The Seattle Times reports:
“People mostly don’t want to discuss it. I watch my colleagues. They kind of look down when the bill is being presented,” said Sen. Nan Rich, D-Weston. “We should be adults here. It’s something that happens and it needs to be discussed and we need to fix the problem. It makes people uncomfortable, but that’s never stopped me.”
Only 16 states don’t have a law to protect animals from humans sexually assaulting them. Dee Thompson, the director of Panhandle Animal Welfare Society is one who has to deal with that fact on a monthly basis. She has had to advise staff on how to deal with cases like four goat rapes in Mossy Head, Florida. One of the animals died. The suspect was charged with stealing two goats.
“Until this case happened to us, we never dreamt there wasn’t a law against this,” Thompson said. “I guess it was one of those things that we thought was a no-brainer.”
The fear is that those who abuse animals sexually will later turn to humans for their sexual gratification.
“The act of forcing a living creature to engage in a sexual activity without the ability of consent cannot simply be viewed as a personal choice — no more than forcing a child or an impaired adult would be,” Rachel Dzuiba, a veterinarian at the Gastineau Humane Society in Juneau told the judiciary committee.
That fear has other cases backing it up. A study by Utah State University showed that 37 percent of sexually violent juvenile offenders have a history of animal sexual assault.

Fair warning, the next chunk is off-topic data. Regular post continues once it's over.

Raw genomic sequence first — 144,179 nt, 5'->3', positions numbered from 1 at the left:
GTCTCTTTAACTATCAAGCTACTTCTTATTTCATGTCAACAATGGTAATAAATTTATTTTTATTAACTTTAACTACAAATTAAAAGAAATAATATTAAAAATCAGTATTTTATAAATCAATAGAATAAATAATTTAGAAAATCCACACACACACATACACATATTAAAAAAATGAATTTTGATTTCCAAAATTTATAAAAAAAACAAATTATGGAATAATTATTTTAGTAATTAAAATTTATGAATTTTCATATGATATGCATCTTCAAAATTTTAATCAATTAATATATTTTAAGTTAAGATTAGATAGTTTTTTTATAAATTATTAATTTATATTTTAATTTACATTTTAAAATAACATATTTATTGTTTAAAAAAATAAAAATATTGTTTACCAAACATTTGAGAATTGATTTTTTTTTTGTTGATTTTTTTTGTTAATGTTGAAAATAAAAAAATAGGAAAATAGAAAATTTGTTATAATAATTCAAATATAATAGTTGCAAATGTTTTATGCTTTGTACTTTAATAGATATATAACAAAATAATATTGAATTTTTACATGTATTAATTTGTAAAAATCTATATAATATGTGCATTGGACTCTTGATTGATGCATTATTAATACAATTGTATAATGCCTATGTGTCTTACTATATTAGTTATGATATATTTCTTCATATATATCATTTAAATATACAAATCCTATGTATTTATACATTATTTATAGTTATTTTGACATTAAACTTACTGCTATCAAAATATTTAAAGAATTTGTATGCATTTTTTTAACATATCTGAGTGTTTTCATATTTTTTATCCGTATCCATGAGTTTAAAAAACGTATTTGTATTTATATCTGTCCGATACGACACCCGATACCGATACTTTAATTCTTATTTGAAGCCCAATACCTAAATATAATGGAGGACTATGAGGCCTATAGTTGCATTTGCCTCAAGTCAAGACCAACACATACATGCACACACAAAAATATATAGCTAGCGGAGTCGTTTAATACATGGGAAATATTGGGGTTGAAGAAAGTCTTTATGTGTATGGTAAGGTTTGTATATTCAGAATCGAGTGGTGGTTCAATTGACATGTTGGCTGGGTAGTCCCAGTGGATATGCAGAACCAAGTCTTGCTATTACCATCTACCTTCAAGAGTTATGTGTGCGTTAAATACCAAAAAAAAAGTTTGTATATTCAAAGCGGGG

In Alaska a man was convicted of raping a young boy after brutally raping a dog in a local wooded area.
The Sun Times reports:
“When this incident happened, we had a community that was scared,” Klawock Mayor Don Marvin said.
The FBI has records saying the same thing. Their research shows that serial sexual homicide perpetrators that uncovered high rates of sexual assault of animals. It gets worse, twenty percent of children who sexually abuse other children also have histories of sexually abusing animals according to a report in the Journal of Forensic Psychiatry.
“Lock people up that commit these kinds of heinous crimes, otherwise you’re leaving a person out on the streets that, if they commit sexually deviant acts in one area, it’s been proven that they do in the other,” Rich said.
If the bill passes in Florida having sex with animals could be punishable by up to five years in prison. In Alaska the bill presented by State Representative Bob Lynn would bill would make the offense a class A misdemeanor that’s punishable by up to a year in jail and a US$10,000 fine.